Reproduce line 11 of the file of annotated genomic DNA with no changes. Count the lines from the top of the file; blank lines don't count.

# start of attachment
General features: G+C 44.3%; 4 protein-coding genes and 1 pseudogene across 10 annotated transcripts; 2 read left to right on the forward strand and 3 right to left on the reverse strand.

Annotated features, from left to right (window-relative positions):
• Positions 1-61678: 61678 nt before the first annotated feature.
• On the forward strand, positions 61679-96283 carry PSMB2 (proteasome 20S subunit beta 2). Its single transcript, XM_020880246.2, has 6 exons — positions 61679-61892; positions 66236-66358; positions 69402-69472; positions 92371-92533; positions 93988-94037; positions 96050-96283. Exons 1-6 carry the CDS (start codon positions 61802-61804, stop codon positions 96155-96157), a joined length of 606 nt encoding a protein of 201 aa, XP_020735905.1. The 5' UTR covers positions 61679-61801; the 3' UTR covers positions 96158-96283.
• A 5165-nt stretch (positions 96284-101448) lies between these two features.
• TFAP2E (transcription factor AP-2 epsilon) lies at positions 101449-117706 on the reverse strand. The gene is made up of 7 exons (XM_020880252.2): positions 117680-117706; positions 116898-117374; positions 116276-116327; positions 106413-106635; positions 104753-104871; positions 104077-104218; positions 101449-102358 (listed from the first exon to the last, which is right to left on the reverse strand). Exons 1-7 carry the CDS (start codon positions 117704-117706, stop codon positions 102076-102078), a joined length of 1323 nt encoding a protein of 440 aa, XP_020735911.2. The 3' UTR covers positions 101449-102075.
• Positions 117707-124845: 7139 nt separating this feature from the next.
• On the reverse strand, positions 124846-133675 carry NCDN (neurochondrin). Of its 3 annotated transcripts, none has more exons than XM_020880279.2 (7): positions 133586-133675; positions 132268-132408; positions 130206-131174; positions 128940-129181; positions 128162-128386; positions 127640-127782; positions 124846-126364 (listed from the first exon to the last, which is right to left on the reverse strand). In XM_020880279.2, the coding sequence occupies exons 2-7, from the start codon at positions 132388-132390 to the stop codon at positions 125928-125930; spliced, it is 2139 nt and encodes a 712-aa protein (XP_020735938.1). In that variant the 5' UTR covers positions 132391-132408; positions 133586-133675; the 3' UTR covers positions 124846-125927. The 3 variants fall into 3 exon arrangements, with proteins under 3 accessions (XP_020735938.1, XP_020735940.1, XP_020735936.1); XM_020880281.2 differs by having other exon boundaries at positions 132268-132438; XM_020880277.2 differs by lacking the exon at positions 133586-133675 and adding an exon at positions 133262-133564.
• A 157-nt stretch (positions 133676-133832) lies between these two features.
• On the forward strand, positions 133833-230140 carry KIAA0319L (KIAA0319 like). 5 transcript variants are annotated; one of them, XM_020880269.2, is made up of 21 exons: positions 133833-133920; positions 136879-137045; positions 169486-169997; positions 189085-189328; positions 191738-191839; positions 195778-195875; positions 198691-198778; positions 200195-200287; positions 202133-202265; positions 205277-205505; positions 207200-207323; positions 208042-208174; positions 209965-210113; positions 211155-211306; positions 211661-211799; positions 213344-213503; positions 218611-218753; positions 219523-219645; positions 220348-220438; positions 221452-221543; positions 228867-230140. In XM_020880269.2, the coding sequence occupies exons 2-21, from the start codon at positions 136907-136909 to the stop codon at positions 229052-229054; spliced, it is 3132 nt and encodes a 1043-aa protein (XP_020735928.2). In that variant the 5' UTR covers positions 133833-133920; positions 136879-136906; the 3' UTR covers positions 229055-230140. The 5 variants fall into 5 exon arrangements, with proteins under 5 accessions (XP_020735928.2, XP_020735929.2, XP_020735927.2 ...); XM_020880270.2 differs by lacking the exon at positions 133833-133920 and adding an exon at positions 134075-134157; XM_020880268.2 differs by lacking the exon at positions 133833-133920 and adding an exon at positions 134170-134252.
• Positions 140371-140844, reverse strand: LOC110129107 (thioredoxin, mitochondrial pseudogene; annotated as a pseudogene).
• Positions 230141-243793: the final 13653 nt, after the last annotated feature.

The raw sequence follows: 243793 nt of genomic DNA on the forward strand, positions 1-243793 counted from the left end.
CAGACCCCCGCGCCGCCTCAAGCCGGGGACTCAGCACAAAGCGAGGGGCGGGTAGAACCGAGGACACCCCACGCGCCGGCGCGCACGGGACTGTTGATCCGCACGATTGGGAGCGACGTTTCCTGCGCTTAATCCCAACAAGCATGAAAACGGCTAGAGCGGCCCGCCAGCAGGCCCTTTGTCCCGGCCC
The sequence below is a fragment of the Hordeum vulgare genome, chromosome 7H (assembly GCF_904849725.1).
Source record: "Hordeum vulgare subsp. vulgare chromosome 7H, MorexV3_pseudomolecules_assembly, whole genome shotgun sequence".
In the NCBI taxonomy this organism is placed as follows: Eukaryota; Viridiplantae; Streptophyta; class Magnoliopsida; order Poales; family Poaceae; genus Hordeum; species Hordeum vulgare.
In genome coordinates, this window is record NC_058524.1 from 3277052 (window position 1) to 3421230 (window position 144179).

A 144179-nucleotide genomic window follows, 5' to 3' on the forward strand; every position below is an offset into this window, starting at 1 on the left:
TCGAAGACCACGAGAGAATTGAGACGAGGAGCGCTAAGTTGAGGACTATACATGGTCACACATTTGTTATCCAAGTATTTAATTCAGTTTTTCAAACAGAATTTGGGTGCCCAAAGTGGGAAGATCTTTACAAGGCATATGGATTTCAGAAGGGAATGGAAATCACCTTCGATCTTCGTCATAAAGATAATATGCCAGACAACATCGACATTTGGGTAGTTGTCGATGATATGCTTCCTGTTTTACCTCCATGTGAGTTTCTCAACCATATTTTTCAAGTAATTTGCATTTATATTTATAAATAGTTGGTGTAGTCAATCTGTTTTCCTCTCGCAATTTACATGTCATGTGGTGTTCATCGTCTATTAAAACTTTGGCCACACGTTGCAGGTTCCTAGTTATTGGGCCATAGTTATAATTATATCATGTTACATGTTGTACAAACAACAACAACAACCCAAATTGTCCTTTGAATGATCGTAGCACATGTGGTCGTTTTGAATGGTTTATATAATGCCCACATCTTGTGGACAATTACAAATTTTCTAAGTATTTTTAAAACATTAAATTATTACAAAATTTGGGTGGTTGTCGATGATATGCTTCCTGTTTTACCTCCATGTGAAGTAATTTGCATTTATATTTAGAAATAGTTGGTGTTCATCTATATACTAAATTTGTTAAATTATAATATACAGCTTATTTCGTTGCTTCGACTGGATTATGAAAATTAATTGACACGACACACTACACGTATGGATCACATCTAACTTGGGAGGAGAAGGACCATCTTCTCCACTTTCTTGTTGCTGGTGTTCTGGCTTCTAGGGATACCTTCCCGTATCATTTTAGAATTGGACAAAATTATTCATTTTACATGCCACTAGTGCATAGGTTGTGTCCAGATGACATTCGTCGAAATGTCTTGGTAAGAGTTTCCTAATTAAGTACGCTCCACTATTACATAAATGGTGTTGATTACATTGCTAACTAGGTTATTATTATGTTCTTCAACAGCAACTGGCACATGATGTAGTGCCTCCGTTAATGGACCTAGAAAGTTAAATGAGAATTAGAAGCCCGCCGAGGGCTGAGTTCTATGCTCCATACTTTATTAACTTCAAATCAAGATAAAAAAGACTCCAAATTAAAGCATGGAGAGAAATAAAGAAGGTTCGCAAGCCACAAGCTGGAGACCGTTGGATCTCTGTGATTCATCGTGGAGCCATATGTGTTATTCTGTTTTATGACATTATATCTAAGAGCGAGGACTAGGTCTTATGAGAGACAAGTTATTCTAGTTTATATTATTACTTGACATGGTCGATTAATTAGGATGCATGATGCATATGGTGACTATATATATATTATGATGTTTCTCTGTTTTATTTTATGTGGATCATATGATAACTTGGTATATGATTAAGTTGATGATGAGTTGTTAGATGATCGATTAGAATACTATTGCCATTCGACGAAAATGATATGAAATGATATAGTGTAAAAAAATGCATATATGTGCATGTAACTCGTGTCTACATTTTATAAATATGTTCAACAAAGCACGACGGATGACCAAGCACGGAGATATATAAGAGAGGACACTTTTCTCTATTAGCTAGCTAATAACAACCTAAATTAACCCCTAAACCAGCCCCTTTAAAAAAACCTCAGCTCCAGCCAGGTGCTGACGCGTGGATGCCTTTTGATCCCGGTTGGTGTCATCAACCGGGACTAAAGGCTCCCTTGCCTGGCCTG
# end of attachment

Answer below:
• Positions 140371-140844, reverse strand: LOC110129107 (thioredoxin, mitochondrial pseudogene; annotated as a pseudogene).